Talks between OPEC and non-OPEC members in Doha, Qatar, have ended without an agreement. We already had a hint about this yesterday.
Oil prices, which were already on the back foot, could collapse as trade commences in the Asian Monday morning. For currencies, the biggest victim could be the Canadian dollar and the bigger winner could be the Japanese yen – the ultimate safe haven currency.
Saudi Arabia surprised other countries in the Qatari capital by expressing new demands about Iranian production. It seemed that the Saudis were willing to go along with the Russians on a freeze even if Iran is out. Iran did not send a high ranking official and stuck to its statement about agreeing to freeze only at pre-sanctions levels.
From poor to worse
Things got even uglier over the weekend. The talks dragged around 10 hours than scheduled until Nigeria’s oil minister came out to reporters and admitted that no accord was reached. This is even worse than a general agreement. Even if the countries had reached some kind of Doha Deal, the enforcement issue remained questionable. But without any kind of conclusion, this does not look good for the price of the black gold.
On Friday, oil prices slid from the highs but WTI Crude Oil still settling at $40.38. The recent lows for this index stood on just above $35 and it would not be a far cry to see a drop to these levels. To stress again, there was some anticipation of a poor agreement, or at least one that would not have teeth, but such a breakup of talks is certainly a surprise.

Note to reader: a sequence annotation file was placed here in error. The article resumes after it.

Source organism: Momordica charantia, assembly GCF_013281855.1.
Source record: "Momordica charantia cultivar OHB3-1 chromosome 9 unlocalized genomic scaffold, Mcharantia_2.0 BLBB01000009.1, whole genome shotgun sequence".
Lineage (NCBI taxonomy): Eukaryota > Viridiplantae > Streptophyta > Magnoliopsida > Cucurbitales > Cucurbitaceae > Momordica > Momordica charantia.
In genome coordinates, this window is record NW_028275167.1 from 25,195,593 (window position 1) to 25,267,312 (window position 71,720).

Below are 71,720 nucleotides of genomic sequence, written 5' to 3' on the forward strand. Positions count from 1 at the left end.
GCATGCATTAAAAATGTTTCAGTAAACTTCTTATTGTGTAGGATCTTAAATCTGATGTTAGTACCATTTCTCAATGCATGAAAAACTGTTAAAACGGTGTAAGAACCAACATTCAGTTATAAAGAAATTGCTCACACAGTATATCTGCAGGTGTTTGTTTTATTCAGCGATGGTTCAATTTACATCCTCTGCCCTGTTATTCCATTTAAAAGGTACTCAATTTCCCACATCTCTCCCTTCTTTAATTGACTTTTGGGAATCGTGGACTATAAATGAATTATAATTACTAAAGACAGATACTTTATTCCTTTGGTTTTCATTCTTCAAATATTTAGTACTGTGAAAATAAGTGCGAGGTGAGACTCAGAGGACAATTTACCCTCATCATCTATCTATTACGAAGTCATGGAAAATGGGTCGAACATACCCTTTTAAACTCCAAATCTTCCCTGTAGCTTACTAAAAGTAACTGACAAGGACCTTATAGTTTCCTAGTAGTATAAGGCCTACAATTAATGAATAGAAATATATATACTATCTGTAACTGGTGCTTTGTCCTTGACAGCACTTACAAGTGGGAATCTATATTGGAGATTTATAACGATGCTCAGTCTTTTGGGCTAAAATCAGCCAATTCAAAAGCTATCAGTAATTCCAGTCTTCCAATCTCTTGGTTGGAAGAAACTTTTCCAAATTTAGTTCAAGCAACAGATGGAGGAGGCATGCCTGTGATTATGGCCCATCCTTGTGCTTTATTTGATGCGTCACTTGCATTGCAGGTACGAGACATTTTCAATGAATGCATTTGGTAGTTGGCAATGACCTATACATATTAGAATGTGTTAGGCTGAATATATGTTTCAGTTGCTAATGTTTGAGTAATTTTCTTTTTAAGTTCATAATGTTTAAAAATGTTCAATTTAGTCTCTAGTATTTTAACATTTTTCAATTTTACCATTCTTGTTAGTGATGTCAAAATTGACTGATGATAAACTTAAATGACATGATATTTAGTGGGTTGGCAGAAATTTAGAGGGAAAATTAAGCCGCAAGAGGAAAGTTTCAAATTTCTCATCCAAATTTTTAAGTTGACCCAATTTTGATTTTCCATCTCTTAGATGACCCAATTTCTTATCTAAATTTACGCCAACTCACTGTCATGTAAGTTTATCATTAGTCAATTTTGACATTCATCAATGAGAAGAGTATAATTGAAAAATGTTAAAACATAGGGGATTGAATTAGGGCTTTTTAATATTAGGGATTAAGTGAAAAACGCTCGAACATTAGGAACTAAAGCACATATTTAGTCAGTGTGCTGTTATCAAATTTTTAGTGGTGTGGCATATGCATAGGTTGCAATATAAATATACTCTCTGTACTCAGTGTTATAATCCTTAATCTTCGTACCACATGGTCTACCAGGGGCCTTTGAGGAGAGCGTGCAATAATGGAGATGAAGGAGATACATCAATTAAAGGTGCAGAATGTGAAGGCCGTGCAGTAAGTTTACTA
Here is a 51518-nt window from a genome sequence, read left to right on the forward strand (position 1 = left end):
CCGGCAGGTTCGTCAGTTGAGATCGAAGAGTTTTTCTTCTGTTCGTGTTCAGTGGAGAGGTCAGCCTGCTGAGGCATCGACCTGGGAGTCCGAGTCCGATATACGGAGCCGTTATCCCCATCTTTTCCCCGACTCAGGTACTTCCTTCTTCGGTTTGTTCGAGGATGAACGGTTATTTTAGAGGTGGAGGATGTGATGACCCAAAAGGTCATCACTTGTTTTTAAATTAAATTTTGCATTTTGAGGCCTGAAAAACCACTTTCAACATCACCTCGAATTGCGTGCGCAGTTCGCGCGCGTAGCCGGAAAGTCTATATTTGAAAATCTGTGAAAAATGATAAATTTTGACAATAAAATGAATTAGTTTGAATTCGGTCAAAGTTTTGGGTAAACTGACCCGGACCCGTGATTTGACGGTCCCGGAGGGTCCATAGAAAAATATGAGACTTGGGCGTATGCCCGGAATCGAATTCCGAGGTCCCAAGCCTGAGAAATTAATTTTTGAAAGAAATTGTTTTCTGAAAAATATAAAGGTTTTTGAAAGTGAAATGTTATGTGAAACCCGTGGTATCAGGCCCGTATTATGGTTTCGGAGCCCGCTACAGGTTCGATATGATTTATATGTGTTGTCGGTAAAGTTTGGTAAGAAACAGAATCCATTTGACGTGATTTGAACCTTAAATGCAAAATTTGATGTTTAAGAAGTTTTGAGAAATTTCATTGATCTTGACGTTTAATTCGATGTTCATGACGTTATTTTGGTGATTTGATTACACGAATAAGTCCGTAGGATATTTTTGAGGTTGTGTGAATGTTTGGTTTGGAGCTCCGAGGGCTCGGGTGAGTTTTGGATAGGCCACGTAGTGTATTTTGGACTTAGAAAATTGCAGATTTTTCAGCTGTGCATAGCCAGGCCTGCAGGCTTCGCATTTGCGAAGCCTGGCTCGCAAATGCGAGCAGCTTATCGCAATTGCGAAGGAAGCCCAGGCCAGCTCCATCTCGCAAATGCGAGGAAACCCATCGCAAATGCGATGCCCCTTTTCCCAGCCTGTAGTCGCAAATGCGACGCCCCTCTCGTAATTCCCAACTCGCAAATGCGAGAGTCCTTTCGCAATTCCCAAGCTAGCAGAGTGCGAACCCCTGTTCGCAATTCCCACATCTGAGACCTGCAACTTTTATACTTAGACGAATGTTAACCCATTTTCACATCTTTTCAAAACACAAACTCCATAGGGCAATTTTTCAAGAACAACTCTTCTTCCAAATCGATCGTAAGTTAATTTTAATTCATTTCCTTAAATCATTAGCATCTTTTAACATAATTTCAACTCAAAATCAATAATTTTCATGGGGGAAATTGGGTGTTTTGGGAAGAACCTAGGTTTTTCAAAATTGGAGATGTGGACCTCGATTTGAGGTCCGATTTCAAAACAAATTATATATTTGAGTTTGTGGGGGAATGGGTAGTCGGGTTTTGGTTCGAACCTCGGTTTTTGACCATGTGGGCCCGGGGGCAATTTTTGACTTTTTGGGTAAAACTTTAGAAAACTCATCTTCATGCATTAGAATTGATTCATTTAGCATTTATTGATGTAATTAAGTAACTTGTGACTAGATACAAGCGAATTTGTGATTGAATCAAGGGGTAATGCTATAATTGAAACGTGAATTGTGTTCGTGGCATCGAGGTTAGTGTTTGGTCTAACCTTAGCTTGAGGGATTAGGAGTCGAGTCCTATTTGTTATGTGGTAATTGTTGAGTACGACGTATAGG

Perhaps the current level of oil prices, which is above panic levels at least for Saudi Arabia, did not motivate it to strike a deal and let Iran enjoy higher prices. They might be seeking to crowd out the Iranians, applying the same logic as the one they used in late 2014 to try to crowd out US shale producers, a move that only now is enjoying partial success.
The Canadian dollar has moved with oil prices for many months. The correlation hasn’t been perfect, but certainly one that was easy to see: oil prices led and the Canadian dollar carried on. The loonie recently recovered, at least against the retreating US dollar and USD/CAD managed to break under 1.2830, which was significant support. The Canadian economy enjoyed the weaker oil price at the time and with the rise in oil prices, the Bank of Canada warned about the risks in a stronger loonie.
Maybe they shouldn’t have to worry to much now.
The Japanese yen has been the ultimate safe haven of choice, leaving the greenback and the euro well behind. The currency also defied the Bank of Japan by ignoring the mix of rhetoric and action, such as the negative interest rates, and gained value.
Adding the tragic earthquakes on Thursday and Friday, the yen could attract even more safe haven flows. We have seen this repatriation in previous natural disasters such as the March 2011 tsunami and nuclear catastrophe.
Together, CAD/JPY looks like a powerful short that could last beyond the potential weekend gap.
The cross closed at 84.78 before the weekend, bouncing off support at 84.30. Further support awaits at 83.50 which supported the pair earlier in April. Further below, the round number of 82 worked as support earlier in the year.
Below this line, the round number of 80 is easy to put the finger on, with another round number at 79 serving as support after doing so in January. Resistance awaits at 86.40, followed by 87 and 87.50.
Here is the current, pre-market-open situation in CAD/JPY